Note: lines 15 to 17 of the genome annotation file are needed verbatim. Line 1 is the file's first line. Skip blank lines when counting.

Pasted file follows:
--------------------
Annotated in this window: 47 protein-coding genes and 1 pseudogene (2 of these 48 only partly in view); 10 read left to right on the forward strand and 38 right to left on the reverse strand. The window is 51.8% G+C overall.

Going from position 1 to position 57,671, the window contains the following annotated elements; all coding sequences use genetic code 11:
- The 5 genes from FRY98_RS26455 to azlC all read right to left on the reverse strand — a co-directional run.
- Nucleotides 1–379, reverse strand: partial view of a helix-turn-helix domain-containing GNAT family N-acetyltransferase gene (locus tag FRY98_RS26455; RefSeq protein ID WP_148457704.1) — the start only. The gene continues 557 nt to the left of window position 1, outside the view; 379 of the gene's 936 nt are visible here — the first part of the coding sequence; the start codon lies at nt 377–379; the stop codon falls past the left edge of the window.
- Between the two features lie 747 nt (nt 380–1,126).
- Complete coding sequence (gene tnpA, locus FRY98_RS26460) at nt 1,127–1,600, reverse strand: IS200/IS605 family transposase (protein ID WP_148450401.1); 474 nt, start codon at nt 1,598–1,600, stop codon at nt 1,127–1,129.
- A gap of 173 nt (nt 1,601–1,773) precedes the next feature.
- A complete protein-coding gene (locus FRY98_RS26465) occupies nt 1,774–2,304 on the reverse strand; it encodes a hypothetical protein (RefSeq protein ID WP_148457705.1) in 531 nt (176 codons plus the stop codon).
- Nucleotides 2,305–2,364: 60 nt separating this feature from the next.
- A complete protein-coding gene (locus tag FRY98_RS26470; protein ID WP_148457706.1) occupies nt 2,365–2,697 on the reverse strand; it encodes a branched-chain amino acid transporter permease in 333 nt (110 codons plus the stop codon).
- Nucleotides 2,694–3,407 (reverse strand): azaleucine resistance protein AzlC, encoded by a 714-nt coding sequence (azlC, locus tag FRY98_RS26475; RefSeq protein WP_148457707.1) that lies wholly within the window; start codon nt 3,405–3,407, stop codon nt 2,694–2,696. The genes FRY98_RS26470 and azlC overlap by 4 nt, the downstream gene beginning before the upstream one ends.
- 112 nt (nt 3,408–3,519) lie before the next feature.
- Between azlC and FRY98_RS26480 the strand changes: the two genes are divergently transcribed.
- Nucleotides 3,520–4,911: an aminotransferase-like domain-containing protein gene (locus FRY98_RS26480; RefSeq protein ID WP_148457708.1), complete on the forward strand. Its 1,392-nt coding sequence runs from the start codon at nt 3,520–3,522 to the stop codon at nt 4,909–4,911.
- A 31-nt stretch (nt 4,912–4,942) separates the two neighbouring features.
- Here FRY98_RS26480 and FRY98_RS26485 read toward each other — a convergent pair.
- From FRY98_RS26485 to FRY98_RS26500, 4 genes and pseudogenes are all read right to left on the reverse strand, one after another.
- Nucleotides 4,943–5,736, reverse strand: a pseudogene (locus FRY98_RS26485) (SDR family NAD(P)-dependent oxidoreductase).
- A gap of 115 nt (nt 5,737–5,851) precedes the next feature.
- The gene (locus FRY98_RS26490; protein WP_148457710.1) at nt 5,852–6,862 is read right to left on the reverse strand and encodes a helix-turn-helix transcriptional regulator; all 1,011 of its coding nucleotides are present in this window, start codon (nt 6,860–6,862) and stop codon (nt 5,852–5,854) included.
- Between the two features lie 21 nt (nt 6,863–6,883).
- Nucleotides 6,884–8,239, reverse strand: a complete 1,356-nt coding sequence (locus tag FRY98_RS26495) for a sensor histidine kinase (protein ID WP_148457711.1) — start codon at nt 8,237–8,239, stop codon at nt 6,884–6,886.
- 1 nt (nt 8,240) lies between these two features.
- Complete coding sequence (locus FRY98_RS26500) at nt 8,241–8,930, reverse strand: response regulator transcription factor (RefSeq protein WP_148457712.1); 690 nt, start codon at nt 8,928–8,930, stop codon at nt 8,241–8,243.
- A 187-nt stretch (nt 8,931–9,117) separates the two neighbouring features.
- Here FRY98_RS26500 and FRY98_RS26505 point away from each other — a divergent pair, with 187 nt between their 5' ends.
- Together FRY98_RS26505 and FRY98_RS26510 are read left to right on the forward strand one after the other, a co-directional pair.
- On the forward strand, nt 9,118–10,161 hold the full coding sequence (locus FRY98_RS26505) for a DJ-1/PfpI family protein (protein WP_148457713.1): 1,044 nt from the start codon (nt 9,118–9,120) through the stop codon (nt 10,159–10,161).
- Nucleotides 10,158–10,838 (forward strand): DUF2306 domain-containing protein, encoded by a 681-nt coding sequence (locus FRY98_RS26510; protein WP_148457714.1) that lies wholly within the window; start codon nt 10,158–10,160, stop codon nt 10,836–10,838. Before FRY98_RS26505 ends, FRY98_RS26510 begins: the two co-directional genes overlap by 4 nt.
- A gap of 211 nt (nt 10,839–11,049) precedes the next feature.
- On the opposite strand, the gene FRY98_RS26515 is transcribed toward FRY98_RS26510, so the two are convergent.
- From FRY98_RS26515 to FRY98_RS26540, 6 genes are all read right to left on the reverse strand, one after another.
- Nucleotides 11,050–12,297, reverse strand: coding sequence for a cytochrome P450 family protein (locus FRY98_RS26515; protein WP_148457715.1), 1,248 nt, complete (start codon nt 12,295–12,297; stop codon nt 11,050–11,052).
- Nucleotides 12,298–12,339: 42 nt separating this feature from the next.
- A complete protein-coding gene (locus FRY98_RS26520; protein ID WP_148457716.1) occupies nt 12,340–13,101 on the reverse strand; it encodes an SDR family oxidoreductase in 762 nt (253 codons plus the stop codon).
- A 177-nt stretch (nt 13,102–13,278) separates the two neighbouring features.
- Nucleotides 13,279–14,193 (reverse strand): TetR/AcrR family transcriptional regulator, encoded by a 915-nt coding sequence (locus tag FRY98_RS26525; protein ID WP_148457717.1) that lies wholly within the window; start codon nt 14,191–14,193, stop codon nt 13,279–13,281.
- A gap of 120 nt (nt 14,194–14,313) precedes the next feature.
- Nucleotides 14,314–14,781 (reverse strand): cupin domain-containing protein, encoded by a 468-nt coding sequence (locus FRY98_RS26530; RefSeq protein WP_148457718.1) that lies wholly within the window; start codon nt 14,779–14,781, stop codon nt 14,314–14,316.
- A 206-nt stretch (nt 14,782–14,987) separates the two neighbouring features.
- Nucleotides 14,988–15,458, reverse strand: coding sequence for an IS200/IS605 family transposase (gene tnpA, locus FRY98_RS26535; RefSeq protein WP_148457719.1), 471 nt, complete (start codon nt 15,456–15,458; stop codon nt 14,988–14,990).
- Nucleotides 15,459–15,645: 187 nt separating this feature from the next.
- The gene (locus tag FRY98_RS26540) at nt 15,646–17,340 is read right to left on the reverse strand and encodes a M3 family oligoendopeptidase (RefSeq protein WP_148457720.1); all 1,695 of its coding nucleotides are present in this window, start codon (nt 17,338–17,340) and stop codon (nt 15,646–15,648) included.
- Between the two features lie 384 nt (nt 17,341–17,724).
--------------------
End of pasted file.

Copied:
- A 31-nt stretch (nt 4,912–4,942) separates the two neighbouring features.
- Here FRY98_RS26480 and FRY98_RS26485 read toward each other — a convergent pair.
- From FRY98_RS26485 to FRY98_RS26500, 4 genes and pseudogenes are all read right to left on the reverse strand, one after another.